The type of job varies, but recently scammers have been focusing on shipping or logistics jobs. The job names change but the work remains the same. Some victims have even been given contracts to make them feel more comfortable. The scammers know that the victims will try to find a website connected to the company, and, not surprisingly, there will be one. The website may even have an https header which may further lower the suspicions of the victim. Scammers have been known to make use of legitimate websites as well. The scammers may even refer to their own job posting on a job seeker website and a link to it may be placed in the email, so as to make the offer appear more legitimate. The job will always be well-paid and the work will seem relatively easy and straightforward.

The victim may be asked to fill out some employment forms which will ask for personal information. Some victims have claimed that they were asked to fill out an application for a w2 form for tax purposes. This will give them the victim’s social security number. Once they have enough information, they can apply for a credit card in the victim’s name – but that’s not the main purpose for the scam.

Recently, employment scammers have been recruiting “shippers”. The work is as follows. If you are a victim, they will ship you packages which you must repackage and send on to certain addresses. The addresses are usually overseas addresses. Why any legitimate company would need people to do this should raise suspicions, but if you have followed the scam to this point, you will likely continue. You will be paid per package and will receive a payment at the end of each month.

Shortly after filling out all of the forms, you will receive your first package to reship. The package will come to your address but will often be under a different name. Often, the scammers will give you a ‘trial period’ which means you must show you can send the packages as ordered. The merchandise will not be expensive. Why? Because some victims realized they were being scammed and kept the packages for themselves. Thus, rather than lose valuable merchandise, they will see if you send some inexpensive products first and if you qualify as a bonafide victim. When you send your first expensive merchandise, you become officially part of the scam. Most victims will stay until their first paycheck and will do whatever they are told to do because they simply need the money. Only when they don’t receive the money and don’t get any answers to their questions, do they begin to suspect that something went wrong. In fact, many victims don’t really investigate the scammers until they don’t get paid and it is far too late.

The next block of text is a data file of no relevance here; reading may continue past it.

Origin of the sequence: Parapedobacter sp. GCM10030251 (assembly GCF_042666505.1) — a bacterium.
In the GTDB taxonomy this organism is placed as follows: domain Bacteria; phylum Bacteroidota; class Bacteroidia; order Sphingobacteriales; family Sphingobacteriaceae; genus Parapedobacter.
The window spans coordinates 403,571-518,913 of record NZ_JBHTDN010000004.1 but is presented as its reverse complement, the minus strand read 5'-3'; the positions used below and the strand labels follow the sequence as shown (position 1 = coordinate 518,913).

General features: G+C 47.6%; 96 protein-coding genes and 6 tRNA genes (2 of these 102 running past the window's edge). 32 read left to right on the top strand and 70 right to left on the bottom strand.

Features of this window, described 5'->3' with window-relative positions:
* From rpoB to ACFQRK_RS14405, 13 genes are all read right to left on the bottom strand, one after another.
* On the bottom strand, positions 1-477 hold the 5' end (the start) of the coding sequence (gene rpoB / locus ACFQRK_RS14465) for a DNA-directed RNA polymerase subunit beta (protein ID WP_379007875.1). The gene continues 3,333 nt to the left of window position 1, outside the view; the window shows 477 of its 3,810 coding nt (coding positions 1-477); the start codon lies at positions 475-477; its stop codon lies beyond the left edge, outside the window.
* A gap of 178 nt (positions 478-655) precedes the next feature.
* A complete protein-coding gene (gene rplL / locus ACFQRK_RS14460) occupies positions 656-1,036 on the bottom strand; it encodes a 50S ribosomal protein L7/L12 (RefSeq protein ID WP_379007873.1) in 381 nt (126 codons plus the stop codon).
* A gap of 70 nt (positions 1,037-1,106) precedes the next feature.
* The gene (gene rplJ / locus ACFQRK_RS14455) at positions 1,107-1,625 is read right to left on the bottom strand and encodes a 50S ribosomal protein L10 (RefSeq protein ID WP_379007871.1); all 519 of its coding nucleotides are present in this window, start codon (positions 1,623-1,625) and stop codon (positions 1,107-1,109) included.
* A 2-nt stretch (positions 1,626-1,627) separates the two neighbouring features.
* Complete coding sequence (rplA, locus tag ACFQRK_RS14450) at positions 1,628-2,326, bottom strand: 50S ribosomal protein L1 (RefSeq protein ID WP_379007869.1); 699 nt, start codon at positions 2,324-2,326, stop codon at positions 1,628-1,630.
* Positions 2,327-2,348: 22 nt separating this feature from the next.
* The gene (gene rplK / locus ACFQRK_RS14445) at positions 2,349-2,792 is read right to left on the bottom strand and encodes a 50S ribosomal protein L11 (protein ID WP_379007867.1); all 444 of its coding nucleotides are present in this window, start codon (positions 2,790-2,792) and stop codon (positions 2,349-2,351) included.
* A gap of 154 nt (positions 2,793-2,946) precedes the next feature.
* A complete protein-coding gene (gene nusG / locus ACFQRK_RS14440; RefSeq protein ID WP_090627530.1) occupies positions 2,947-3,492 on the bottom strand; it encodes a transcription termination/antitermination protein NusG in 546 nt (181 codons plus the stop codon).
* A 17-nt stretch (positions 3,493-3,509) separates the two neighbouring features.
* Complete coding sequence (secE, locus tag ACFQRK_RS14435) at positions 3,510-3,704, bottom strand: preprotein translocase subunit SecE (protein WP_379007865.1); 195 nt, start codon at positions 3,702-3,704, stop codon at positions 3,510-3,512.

This is what the victims should have done. Look more carefully at the company website. Don’t accept it as valid simply because it has an https address. That won’t necessarily mean it’s safe. You can get a certified address for free or buy cheap certificates that will do the job. (see my post) Is the https header in green? Probably not. Here is a fake website that is used to validate a fake company in an employment scam.

explicit

It may seem valid until you read the English. Do you really believe a serious company would allow such clumsy language use to appear on its homepage? A check on the site will show that it is about a year old. If you navigate to other pages you will see that they made a key mistake when they copied information from another shipping website to legitimize their business. Here is how the information appears on the Explicit Logistics page.